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Mesa boogie 50/50

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  • Mesa boogie 50/50

    If I am asking a dumb question, sorry in advance. Why did Mesa build a amp with no bias adjustment? With no adjustment, what tubes can I replace the stock tubes with?

  • #2
    The bias on a Mesa amp can be changed it just doesnt have an adjustable bias pot,but like many other amps you need to either change a resistor or replace it with a pot.Mesa's scheme is that if you use their tubes you dont need to rebias the tubes are pre tested,sorted and coded.If you contact them they will get you the tubes that will be safe in that amp.If you want to use other than Mesa or GT's you have to have the bias checked,just like many Marshall and Fender users do all the time.


    • #3
      Decided to jump into this...

      Mesa Boogie has their own philosophy about bias adjustment or, more accurately, the lack thereof. You can read Randall Smith’s view at

      In the paper he says “The short answer is that during my 12 years of repairing Fenders, one of the most frequent problems I saw was bias controls that were either set wrong or that had wandered out of adjustment due to vibration.
      Interesting take. After my 41 years of experience repairing Fenders I say that the most frequent cause of incorrectly set bias is replacement of the tubes without a re-bias. Yes, you can now buy replacements that are graded the same as your old tubes so that you can replace them without re-biasing. This assumes that the supplier is still around and has not changed their grading methods. In the old days, tubes were not supplied with any grading numbers and matched sets were a special order. However, I think that there was much less variation in characteristics between individual tubes of the same type.

      Concerning the ” wandered out of adjustment due to vibration” statement. I have never seen any significant evidence of that. If an amp with a decent adjustment pot had been vibrated that severely I say it’s time for a look inside the chassis anyway.

      If we apply the above two statements to guitars we could make the case that the tuners should be removed to prevent mis-adjustment by the user and changes due to vibration.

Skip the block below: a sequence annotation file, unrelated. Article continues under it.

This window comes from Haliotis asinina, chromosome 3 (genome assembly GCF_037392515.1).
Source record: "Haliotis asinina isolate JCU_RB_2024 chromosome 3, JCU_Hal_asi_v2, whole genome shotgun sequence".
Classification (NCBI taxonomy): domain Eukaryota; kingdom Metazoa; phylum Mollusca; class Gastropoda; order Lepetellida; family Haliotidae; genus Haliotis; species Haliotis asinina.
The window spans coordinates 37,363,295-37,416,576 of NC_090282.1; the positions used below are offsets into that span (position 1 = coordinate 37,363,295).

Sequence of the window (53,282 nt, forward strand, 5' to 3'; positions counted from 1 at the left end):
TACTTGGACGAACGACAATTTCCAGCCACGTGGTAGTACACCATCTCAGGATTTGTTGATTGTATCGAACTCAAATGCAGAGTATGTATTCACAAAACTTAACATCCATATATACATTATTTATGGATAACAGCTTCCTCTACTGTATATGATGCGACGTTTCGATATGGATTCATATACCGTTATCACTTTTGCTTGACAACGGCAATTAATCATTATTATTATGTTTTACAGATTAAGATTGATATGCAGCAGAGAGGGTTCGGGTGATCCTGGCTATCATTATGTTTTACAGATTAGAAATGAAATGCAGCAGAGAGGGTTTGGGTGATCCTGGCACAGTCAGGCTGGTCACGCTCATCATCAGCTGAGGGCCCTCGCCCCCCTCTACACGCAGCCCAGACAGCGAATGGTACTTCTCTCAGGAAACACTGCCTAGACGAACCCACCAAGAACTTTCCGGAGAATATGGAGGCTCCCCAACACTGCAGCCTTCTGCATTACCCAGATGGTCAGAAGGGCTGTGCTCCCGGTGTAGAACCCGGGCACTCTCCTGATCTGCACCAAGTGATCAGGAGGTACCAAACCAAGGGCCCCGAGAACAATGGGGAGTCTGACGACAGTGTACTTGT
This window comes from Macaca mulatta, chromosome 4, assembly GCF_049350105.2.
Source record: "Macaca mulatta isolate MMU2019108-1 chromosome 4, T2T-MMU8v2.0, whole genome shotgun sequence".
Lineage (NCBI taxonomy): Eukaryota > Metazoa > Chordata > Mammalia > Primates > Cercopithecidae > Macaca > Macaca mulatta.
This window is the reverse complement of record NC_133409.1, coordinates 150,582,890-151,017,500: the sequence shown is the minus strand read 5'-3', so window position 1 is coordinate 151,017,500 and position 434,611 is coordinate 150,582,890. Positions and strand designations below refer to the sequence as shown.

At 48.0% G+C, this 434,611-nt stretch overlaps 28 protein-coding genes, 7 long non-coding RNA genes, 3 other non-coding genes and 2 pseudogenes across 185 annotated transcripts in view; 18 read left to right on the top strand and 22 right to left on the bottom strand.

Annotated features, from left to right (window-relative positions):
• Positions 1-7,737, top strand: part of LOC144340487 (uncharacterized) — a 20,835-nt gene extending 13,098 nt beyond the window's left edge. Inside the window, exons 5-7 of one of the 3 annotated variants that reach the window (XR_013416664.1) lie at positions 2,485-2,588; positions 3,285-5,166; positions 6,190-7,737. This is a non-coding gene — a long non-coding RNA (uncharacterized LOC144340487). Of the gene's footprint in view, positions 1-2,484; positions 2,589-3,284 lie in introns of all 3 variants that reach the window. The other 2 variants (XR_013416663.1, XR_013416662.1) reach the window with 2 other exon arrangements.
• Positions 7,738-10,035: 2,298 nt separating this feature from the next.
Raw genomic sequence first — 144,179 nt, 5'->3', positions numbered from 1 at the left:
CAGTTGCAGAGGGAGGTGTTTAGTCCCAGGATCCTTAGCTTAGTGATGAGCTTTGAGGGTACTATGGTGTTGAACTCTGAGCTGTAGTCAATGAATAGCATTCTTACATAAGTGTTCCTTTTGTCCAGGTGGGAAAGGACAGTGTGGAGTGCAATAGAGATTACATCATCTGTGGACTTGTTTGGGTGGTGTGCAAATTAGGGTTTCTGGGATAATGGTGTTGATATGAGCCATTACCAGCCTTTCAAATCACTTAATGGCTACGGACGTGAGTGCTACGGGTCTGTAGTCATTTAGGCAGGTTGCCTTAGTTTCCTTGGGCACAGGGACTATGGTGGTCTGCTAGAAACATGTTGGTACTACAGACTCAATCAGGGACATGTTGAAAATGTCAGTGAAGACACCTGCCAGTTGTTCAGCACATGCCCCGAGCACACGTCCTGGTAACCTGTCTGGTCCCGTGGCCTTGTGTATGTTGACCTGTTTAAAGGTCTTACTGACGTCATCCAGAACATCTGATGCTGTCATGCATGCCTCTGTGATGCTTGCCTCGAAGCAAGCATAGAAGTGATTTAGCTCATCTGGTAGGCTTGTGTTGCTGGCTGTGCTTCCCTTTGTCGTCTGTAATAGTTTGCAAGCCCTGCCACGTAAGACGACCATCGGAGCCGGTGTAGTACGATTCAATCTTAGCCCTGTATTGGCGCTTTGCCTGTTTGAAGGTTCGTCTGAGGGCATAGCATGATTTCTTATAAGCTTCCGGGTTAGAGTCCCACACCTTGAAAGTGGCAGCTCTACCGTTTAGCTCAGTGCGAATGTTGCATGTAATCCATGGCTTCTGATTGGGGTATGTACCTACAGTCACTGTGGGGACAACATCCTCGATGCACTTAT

Another part of the white paper Mr. Smith says “It only takes a moment and a volt meter: The Fender diagram shows how: Adjust this trim pot for - 52 volts. That's it. Nothing more”. He is saying tongue in cheek that if you always set the bias voltage to the same value anyway then you don’t need an adjustable circuit. Just design the bias circuit so that it always produced the same voltage.
      To this I say HOGWASH. I have never seen a Fender schematic that said "Adjust this trim pot for - 52 volts." There is a reference to –52 volts but that’s just a nominal value. A starting point if you will. Those in the know have been setting the bias current by adjusting the bias voltage for decades. As it turns out, -52 volts worked pretty good for most tubes available in the ‘60s but it hardly ever is a good setting for today’s tubes. An adjustable bias lets you set up the amp correctly and since there is an acceptable range it allows you to customize the sound to your needs. Yes – you do need to know what you are doing.

      MB says that if you buy their tubes, you can just pop them in the amp and they will be biased correctly. Does this mean that they reject a high percentage of the tubes they buy because they fall outside their acceptable parameters? The article says they do but I doubt if the percentage is very high. In fact, when you actually get their tubes they come graded with colored dots. The instruction sheet with the tubes says to use all the same color dotted tubes in your amp or put one of each color on each push-pull side to maintain balance. In reality MB amps are biased so cold that you would be hard pressed to get into trouble by ending up with any power tube biased too hot. IMHO the MB sound does not come from the power amp section anyway so the biasing isn’t as critical to the overall sound as it is for a classic Fender or Marshall.

      As far as I’m concerned Mesa Boogie can design their amps any way they want. Some features of their products are very good and I like their customer service. However, it pisses me off when they bull shit me with the stuff discussed above. To me this really makes it hard to keep reading the article even though there is a fair amount of correct information.

      I think I’ll stop now. Probably ranted too much already.

      Last edited by Tom Phillips; 11-12-2006, 02:44 AM. Reason: fixed typos


      • #4
        Couldnt agree with you more Tom.Its a great way for them to sell tubes-lots of them.Most players just want to plug and play and when they here about the Mesa deal of course they will.Its a great marketing scheme for them.Dont think you ranted too much,or ranted at all.Its just the facts.


        • #5
          Tom,I had never read that "white paper",mainly because I never bought into the Mesa bias scheme,either.I just read it and cannot believe the BS he is throwing out there.It's amazing.I own a couple of boogies and I installed bias pots when I changed the first set of tubes in each.It is the only way to go.


          • #6

            Originally posted by stokes View Post
            Tom,I had never read that "white paper",mainly because I never bought into the Mesa bias scheme,either.I just read it and cannot believe the BS he is throwing out there.It's amazing.I own a couple of boogies and I installed bias pots when I changed the first set of tubes in each.It is the only way to go.